If you’re living under a rock, Robin Williams has recently died by suspected suicide (it hasn’t been confirmed yet as of writing). Many people better equipped than me (and better writers in general) to write about his life and issues have already done so. He has struggled with depression and addiction for much of his life, but not knowing this about him, I was shocked cold when I heard the news. For someone of such immense talent, the kind of talent to reach millions of people, and generosity to spread humor to others, it seems incomprehensible that he would take his own life.  I won’t speculate on whatever demons he was dealing with, though it is proof positive that depression can affect anyone, regardless of their status. Like Philip Seymour Hoffman’s recent heroin overdose, it is another scary indication that even celebrities succumb to these sometimes brushed over illnesses. All I can hope for is that this is a wake up call to people who still believe depression isn’t a real issue.

The best metaphor I can think of about having depression, and apologies if I’m inadvertently plagiarizing, is that it is like living in a haunted house. You might not see the ghost constantly, but just knowing it is there is scary enough. It appears when you are lonely and vulnerable, agonizing you for seemingly no reason.  No matter how many times you tell yourself it can’t hurt you and it isn’t real, it still controls your life. You learn what triggers its appearances, and you develop coping mechanisms, but you can never really destroy it. Your best hope is just accepting it as a part of your life and taking it in stride. Eventually it might leave you alone, or maybe it was never there in the first place.

My depression has been mild. I’ve never contemplated suicide, mostly out of Catholic guilt (it’s breaking a Ten Commandment, after all) but also out of fear of how it would affect my family and friends. No matter how badly I might let someone in my life down, or hurt them, I can always make penance with them while I’m still here, and by ending it all, I’d be hurting them more than I ever have. Still, I don’t quite buy suicide as the coward’s way out. Of course, it’s never an acceptable option, no matter what. But people who say suicide is the ultimate act of selfishness often don’t have the type of empathy that could get someone contemplating suicide to put the gun down. If someone is contemplating suicide, they probably have low self esteem to begin with, so calling them a coward is just piling on.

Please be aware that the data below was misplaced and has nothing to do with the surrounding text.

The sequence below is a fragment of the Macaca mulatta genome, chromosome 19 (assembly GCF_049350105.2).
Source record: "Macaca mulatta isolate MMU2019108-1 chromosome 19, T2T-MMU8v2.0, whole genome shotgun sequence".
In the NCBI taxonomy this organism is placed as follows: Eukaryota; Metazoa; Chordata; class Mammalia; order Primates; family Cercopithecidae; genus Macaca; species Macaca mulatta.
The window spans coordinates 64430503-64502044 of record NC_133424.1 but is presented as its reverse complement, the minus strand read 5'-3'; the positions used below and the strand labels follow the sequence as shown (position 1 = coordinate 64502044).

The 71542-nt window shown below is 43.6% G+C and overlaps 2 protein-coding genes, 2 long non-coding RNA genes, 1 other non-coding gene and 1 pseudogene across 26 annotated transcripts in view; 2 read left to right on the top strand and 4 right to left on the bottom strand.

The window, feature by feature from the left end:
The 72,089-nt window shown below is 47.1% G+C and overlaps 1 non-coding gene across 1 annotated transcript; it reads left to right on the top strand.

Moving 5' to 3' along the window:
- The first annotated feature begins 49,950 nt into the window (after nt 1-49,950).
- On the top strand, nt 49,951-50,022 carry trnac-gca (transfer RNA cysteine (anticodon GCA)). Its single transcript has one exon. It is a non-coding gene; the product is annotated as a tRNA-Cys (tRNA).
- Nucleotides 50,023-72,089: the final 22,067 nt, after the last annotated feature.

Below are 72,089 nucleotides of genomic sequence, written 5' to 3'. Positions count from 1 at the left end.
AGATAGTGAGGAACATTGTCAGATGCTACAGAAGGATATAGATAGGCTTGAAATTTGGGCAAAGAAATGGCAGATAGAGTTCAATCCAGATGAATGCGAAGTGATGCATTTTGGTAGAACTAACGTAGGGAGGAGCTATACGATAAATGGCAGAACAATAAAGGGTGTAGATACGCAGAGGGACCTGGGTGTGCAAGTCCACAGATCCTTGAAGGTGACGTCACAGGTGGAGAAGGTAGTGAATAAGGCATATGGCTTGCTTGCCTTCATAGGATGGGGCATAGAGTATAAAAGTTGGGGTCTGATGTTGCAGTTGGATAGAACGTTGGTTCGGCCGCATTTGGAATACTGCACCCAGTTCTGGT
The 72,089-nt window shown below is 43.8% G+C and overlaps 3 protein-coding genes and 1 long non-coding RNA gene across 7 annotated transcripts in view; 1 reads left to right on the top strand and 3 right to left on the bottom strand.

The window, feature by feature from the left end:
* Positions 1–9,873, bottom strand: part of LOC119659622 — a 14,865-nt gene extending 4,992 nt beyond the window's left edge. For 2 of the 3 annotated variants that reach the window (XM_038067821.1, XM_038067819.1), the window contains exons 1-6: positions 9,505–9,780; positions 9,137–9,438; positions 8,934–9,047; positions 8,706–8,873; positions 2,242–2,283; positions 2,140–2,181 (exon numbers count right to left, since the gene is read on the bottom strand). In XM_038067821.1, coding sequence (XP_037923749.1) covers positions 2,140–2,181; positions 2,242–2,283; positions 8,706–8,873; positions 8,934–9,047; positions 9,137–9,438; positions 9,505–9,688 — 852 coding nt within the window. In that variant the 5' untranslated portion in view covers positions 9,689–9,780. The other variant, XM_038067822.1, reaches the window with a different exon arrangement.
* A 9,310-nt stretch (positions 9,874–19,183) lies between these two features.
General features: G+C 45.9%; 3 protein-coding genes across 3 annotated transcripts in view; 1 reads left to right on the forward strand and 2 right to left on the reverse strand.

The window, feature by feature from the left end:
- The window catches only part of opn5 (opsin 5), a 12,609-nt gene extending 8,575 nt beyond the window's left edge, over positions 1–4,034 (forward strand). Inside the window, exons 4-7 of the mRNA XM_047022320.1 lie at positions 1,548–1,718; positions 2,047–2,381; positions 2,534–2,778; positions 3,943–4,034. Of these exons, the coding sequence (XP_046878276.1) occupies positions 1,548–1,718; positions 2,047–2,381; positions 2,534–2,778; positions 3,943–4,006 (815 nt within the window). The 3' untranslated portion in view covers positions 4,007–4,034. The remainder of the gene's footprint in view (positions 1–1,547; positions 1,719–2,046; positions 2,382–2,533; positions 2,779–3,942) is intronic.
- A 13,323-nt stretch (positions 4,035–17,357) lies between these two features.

Though I have never thought about ending it all, I’ve still had ups and downs over the years. Maybe I just take things to heart too often. I often let single emotions, like sorrow, guilt, shame, regret, anxiety, confusion or fear manifest themselves into something more difficult to deal with. Addiction has felt like a minor part of my life at times, and this has led to harmful, self destructive behavior that I won’t go into detail about here. Even now, as I’ve been liberated from older vices for several months, depression swoops in at random, tempting me to throw away my future to do something stupid. My coping mechanisms have been extremely helpful though. Watching and discussing movies has offered genuine escapism. Music can provide spiritual comfort, as well as an outlet for my restless energy. Lifting weights is perhaps the best way to release pent up emotions. Family, friends, and religion help ground me in reality. With only one of these things, let alone all of them, I’m confident I have a sturdy center for when I spin away.  

I’ll end on this note- I’ve never admitted to anyone I am depressed, and no one has asked me or even suspected. It’s not something I’m ashamed of. Most people who know me closely know I have a generally positive outlook, although that is difficult to sustain all the time. I am an introvert as well, though most people see me as just mellow and laid back, or just really intense (i.e. when I’m in the gym). Depression does not define who I am. It didn’t define Robin Williams either, though sadly it got the best of him.

(More film and music content to come later, though I’d like to hear people’s reactions to this piece. Sorry for it being self serving and not really about Robin Williams. Any comments would be much appreciated.)

Only Built 4 Cuban Linx… (1995)

The following is a track by track review of Raekwon’s seminal 1995 album Only Built 4 Cuban Linx… posted by me over at RateYourMusic. I figured that since it is my favorite album of all time, I would break it down by song, so as to avoid jumping to hyperbolic conclusions that would arise in a more straightforward review. Of course, this format led to hyperbolic leaps as well, but oh well. I cleaned up the review a bit for this blog, hoping to make it more accessible to non hip hop loving readers. In fact, if there’s one album within this number one album countdown that I would want people to seek out if they haven’t heard it, it would be this. Maybe this post could be helpful in that regard. Or it’s just me rambling. Here we go…


1. Striving for Perfection